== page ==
Is Your Water Heater Dying?

Did you know that water heater problems are one of the most common reasons to call a plumber? Did you know that the average cost to replace a leaking water heater is about $1000? If there were a way to easily and inexpensively extend the life of your water heater would you like to know how? Well, read on, the secret is in the anode.

It’s Too Late If The Tank Leaks

The number one reason that you need to replace a water heater is because the tank has started leaking. Many people wonder when to replace a water heater and when to repair it. The answer is when it has started leaking. There is really no good hot water heater repair method for a leaking tank. Problems related to no hot water can almost always be repaired, but a leaking tank means the end of the road for that water heater.

The Anode Rod

Water heaters are essentially steel tanks with vitreous glass bonded to the inside to protect the steel from rust. This sounds good but there are always seams and fittings that leave some steel exposed to the water. That’s why water heater manufacturers install a sacrificial anode rod in the tank.

An anode rod protects the exposed steel from the effects of electrolysis. Electrolysis occurs when dissimilar metals are in contact with each other in water. Whichever metal is the most reactive will corrode first. A metal’s “reactivity” is measured on something called a galvanic scale.

Anode rods are made of aluminum or magnesium, which are more reactive than steel, so they will corrode first. This sacrificial rod protects the steel inside the tank from corrosion. But, since they are designed to wear out, anode rods need to be replaced when depleted. How long this takes depends on several factors, such as water quality, temperature and usage patterns. Once the anode rod is used, up the tank starts corroding.

All new water heaters should have an anode rod installed from the factory. Some of them have the anode installed in a separate opening on top of the tank and some use a combination anode rod that is installed in the hot water outlet of the tank. If possible, get a water heater with a separate anode rod, which will usually have a hex head on top where the anode screws into the tank. This will allow you to add a second, combination anode to increase your protection.

Adding a second anode when installing or servicing a water heater is a very cost effective way to extend the life of the tank. That’s actually what the manufacturers do for their longer warrantied models. You can do the same thing. If you combine that with a regular maintenance routine you can add years to your water heater’s service life.

Drain The Tank At Least Once A Year

Maintaining your water heater doesn’t have to be a big chore either. Every water heater manual ever written has a section regarding maintenance. They all say to inspect the T&P valve and drain the heater at least annually. If you have ever done those things you might have found out that the T&P Valve wouldn’t close properly after checking it and the water heater drain valve now leaks. Many people had a similar experience and decided it wasn’t worth the hassle.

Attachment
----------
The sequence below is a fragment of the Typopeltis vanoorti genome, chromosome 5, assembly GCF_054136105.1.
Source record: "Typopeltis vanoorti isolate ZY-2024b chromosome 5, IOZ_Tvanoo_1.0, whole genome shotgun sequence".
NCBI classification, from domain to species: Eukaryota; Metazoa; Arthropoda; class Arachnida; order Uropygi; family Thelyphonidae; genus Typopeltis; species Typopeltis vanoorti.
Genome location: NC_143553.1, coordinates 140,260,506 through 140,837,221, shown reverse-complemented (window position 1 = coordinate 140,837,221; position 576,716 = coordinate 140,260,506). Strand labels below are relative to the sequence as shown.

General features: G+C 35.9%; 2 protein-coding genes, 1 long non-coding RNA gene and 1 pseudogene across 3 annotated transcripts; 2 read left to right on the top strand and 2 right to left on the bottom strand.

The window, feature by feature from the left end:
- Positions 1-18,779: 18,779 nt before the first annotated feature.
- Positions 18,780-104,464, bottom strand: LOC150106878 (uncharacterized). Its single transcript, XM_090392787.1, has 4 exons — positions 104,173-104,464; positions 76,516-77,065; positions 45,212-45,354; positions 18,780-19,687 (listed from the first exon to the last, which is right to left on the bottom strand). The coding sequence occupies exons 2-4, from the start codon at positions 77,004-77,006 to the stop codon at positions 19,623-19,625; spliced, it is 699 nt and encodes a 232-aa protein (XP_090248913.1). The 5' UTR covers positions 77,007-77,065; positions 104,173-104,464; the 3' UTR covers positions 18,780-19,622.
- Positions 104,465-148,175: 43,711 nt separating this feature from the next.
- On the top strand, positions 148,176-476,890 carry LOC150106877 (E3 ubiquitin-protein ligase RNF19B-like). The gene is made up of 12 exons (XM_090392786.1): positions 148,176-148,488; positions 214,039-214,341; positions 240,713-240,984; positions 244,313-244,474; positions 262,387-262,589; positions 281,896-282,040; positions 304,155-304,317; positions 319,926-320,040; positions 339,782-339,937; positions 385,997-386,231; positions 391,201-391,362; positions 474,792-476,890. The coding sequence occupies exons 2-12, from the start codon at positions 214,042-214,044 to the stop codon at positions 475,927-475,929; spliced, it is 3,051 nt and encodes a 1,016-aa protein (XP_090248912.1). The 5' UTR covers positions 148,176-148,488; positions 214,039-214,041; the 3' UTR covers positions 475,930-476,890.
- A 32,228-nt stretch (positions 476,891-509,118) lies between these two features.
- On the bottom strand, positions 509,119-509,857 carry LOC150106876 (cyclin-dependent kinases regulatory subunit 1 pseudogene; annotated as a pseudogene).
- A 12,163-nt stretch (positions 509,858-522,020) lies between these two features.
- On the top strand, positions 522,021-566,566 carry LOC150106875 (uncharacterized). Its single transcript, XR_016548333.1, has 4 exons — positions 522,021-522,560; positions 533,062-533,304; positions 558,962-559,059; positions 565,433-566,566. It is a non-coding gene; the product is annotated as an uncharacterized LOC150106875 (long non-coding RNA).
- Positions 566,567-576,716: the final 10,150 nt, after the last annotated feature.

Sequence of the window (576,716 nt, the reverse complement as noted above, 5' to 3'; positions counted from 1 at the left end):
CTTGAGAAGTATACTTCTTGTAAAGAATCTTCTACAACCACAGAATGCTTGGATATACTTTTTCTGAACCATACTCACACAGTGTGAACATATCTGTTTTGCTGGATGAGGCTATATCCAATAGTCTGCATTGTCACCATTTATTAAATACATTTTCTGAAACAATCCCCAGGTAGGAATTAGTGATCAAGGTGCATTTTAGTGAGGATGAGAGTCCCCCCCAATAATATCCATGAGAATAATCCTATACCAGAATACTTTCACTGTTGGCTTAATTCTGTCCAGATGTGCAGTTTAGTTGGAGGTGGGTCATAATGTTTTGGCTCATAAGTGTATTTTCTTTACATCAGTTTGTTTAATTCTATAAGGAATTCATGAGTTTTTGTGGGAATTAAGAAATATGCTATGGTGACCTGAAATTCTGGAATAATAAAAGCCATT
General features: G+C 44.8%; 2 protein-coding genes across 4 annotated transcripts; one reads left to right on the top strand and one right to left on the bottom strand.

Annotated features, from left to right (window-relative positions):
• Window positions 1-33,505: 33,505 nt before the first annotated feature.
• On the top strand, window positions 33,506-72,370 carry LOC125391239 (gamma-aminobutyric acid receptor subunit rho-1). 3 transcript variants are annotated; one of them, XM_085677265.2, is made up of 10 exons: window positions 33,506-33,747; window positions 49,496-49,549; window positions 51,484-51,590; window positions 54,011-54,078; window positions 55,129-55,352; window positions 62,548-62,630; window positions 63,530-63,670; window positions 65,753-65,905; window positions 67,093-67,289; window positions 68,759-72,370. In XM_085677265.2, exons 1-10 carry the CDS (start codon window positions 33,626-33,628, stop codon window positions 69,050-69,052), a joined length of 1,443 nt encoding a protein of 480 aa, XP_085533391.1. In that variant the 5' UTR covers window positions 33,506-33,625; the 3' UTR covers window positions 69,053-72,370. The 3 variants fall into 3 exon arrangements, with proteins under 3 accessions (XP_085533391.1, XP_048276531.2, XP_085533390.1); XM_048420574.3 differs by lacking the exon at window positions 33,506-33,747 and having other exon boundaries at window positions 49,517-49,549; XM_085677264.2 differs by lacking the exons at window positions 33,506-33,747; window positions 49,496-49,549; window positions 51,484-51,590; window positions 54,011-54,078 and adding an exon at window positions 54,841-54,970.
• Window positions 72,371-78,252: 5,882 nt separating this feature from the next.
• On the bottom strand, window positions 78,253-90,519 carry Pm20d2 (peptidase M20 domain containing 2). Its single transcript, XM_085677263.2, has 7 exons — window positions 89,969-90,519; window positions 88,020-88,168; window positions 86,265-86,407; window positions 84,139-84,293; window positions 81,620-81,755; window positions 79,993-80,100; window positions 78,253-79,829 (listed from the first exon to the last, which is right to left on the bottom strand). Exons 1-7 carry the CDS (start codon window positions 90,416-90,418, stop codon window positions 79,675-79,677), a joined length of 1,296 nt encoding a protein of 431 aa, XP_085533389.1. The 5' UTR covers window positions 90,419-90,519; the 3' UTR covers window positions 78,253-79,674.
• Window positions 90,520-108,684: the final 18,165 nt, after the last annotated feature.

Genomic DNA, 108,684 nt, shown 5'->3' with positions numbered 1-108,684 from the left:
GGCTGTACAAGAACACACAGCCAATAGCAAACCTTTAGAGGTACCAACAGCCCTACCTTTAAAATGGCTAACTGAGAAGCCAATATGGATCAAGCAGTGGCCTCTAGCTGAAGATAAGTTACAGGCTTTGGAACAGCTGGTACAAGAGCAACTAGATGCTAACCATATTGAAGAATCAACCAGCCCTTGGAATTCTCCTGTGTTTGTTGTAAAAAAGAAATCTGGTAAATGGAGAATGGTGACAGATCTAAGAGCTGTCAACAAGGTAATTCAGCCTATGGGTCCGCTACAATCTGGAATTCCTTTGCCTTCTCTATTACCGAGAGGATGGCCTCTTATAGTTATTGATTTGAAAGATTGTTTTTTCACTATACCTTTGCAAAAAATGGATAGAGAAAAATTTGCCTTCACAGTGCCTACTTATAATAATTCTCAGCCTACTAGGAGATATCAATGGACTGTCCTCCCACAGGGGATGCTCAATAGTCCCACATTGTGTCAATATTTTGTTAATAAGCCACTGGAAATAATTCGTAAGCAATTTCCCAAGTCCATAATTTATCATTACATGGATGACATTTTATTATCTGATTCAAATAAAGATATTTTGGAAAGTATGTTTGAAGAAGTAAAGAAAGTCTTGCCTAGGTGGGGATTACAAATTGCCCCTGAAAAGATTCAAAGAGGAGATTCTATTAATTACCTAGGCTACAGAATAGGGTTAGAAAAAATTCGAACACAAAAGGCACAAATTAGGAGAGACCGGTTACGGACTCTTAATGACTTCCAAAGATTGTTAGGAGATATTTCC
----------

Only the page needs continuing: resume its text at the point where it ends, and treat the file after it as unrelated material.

While it’s true that the T&P Valve is likely to leak after testing it, the danger involved if it failed makes the risk of a leak worth it. If you want to see what could potentially happen due to a failed T&P, just Google “water heater blast” and check out the video at the website of that name. It will make replacing a $6 part a no-brainer. It only takes a little residential plumbing how to skill and a few minutes.

One other thing you can do when you install or service a water heater to make your life easier is to go ahead and replace the cheesy, plastic drain valve. You can do this really simply when the tank is dry. You can use a brass boiler drain or hose bibb, just make sure it is long enough to reach the tank through the insulation and housing. The absolute best way I’ve seen is to use a brass nipple, a threaded ball valve and an adapter from pipe threads to hose threads with a cap screwed on the hose threads to prevent accidentally opening the valve.

Once you’ve installed a real drain valve, follow the manufacturers suggestion. Once or twice a year, hook a hose to the drain and flush the tank out until the water runs clear. This will help prevent a sediment build up in the tank bottom. Sediment that collects around the bottom seam can act as a barrier and not allow the anode to protect that part of the tank. A reduction in efficiency due to this build up is also a common gas water heater problem, but the big issue is that it blocks the anode protection.

It is also a good idea to check the anode when you flush the heater, if you make this a routine you will be able to replace the anode before it is completely gone. Remember, once the anode is gone the tank starts corroding. With the water to the water heater turned off, take a big wrench and remove the hex nut on top of the water heater. The anode should look sort of like a chewed up stick, this means it is working. If it is very small or looks almost like a wire with some chunks on it, it needs to be replaced.

Making sure your heater is protected with a good anode rod and performing at least an annual sediment flush should let you get the maximum length of service from your water heater. Since a water heater is probably the single most expensive component of your plumbing system, preventing a water heater problem can save you a bundle. Remember, it’s all about the anode.

Copyright 2009 Bryan Stevens

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1 comment to Is Your Water Heater Dying?

  • Annual flushing of the water heater through the drain valve can help prevent sediment build up. Sediment reduces the efficiency of the water heater and may clog pumps and valves elsewhere in the system.Always remember,”prevention is better than cure”.

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